The Proton Beam is Circulated for the First Time in the Large Hadron Collider

The Large Hadron Collider (LHC) is the world's largest and highest-energy particle accelerator, intended to collide opposing particle beams of either protons at an energy of 7 TeV per particle, or lead nuclei at an energy of 574 TeV per nucleus.

It is expected that it will address the most fundamental questions of physics, hopefully allowing progress in understanding the deepest laws of nature. The LHC lies in a tunnel 27 kilometres (17 mi) in circumference, as much as 175 metres (570 ft) beneath the Franco-Swiss border near Geneva, Switzerland.

The largest and most powerful particle accelerators, such as the RHIC, the Large Hadron Collider (LHC) at CERN (which came on-line in mid-November 2009) and the Tevatron, are used for experimental particle physics.

A particle beam is an accelerated stream of charged particles or neutrons (often moving at very near the speed of light) which may be directed by magnets and focused by electrostatic lenses, although they may also be self-focusing (see Pinch).

Subatomic particles such as electrons, positrons, and protons can be accelerated to high velocities and energies, usually expressed in terms of center-of-mass energy, by machines that impart energy to the particles in small stages or nudges, ultimately achieving very high energy particle beams, measured in terms of billions and even trillions of electron volts. Thus, in terms of their scale, particles can be made to perform as powerful missiles for bombarding other particles in a target substance or for colliding with each other as they assume intersecting orbits.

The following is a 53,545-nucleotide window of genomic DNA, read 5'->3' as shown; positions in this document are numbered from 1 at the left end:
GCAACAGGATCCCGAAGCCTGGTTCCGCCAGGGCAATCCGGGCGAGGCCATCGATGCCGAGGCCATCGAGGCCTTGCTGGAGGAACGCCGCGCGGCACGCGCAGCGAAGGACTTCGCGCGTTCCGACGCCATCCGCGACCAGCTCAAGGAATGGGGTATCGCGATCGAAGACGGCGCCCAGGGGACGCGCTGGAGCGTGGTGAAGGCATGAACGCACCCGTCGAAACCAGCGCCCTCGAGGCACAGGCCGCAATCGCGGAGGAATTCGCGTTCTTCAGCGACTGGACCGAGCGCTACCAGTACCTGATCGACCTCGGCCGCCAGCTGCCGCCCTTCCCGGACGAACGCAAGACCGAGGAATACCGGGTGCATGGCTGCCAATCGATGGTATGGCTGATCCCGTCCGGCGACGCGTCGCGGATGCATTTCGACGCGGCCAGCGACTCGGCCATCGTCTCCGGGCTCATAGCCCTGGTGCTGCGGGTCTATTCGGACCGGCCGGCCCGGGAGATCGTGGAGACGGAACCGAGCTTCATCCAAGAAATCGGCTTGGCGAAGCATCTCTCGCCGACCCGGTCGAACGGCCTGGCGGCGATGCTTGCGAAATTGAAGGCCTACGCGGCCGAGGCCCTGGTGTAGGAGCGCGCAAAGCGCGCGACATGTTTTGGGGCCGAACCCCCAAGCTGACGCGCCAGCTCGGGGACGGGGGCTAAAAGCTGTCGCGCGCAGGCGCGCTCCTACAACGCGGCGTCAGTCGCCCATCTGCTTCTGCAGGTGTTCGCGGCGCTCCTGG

High energy beams are created in particle accelerators, in which a charged particle is drawn forward by an electrostatic (not magnetic) field with a charge opposite to the particle (like charges repel one another, opposites attract); as the particle passes the source of each field, the charge of the field is reversed so that the particle is now pushed on to another field source. Through a series of fields in sequence, the particle accelerates until it is moving at a high speed. A natural analogy to particle beams is lightning, where electrons flow from negatively charged clouds to positively charged clouds or the earth.